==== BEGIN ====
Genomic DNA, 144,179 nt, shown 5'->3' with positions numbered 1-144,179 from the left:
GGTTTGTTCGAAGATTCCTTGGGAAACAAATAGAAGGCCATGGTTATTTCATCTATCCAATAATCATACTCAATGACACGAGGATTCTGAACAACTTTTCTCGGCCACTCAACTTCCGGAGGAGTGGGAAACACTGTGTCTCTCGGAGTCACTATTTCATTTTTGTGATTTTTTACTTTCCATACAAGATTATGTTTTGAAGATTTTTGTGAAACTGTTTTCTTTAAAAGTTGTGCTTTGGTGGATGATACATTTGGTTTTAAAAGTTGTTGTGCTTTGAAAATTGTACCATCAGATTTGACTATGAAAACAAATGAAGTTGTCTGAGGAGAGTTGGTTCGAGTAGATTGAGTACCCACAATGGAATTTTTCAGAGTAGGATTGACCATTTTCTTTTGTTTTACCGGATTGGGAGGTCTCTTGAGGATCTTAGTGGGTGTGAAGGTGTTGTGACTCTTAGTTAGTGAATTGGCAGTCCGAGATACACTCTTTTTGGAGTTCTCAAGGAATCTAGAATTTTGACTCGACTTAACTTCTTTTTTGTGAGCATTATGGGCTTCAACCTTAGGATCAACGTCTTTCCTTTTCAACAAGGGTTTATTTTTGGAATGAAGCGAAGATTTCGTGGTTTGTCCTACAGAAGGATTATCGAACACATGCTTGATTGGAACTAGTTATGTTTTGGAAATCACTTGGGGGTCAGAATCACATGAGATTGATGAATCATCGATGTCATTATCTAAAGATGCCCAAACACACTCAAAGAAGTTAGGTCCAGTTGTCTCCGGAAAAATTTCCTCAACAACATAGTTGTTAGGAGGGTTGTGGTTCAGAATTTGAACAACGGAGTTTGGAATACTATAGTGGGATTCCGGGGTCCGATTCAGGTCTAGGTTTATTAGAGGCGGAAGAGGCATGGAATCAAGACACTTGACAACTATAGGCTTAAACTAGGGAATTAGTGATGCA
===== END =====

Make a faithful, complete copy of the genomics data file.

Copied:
Genomic DNA, 144,179 nt, shown 5'->3' with positions numbered 1-144,179 from the left:
GGTTTGTTCGAAGATTCCTTGGGAAACAAATAGAAGGCCATGGTTATTTCATCTATCCAATAATCATACTCAATGACACGAGGATTCTGAACAACTTTTCTCGGCCACTCAACTTCCGGAGGAGTGGGAAACACTGTGTCTCTCGGAGTCACTATTTCATTTTTGTGATTTTTTACTTTCCATACAAGATTATGTTTTGAAGATTTTTGTGAAACTGTTTTCTTTAAAAGTTGTGCTTTGGTGGATGATACATTTGGTTTTAAAAGTTGTTGTGCTTTGAAAATTGTACCATCAGATTTGACTATGAAAACAAATGAAGTTGTCTGAGGAGAGTTGGTTCGAGTAGATTGAGTACCCACAATGGAATTTTTCAGAGTAGGATTGACCATTTTCTTTTGTTTTACCGGATTGGGAGGTCTCTTGAGGATCTTAGTGGGTGTGAAGGTGTTGTGACTCTTAGTTAGTGAATTGGCAGTCCGAGATACACTCTTTTTGGAGTTCTCAAGGAATCTAGAATTTTGACTCGACTTAACTTCTTTTTTGTGAGCATTATGGGCTTCAACCTTAGGATCAACGTCTTTCCTTTTCAACAAGGGTTTATTTTTGGAATGAAGCGAAGATTTCGTGGTTTGTCCTACAGAAGGATTATCGAACACATGCTTGATTGGAACTAGTTATGTTTTGGAAATCACTTGGGGGTCAGAATCACATGAGATTGATGAATCATCGATGTCATTATCTAAAGATGCCCAAACACACTCAAAGAAGTTAGGTCCAGTTGTCTCCGGAAAAATTTCCTCAACAACATAGTTGTTAGGAGGGTTGTGGTTCAGAATTTGAACAACGGAGTTTGGAATACTATAGTGGGATTCCGGGGTCCGATTCAGGTCTAGGTTTATTAGAGGCGGAAGAGGCATGGAATCAAGACACTTGACAACTATAGGCTTAAACTAGGGAATTAGTGATGCA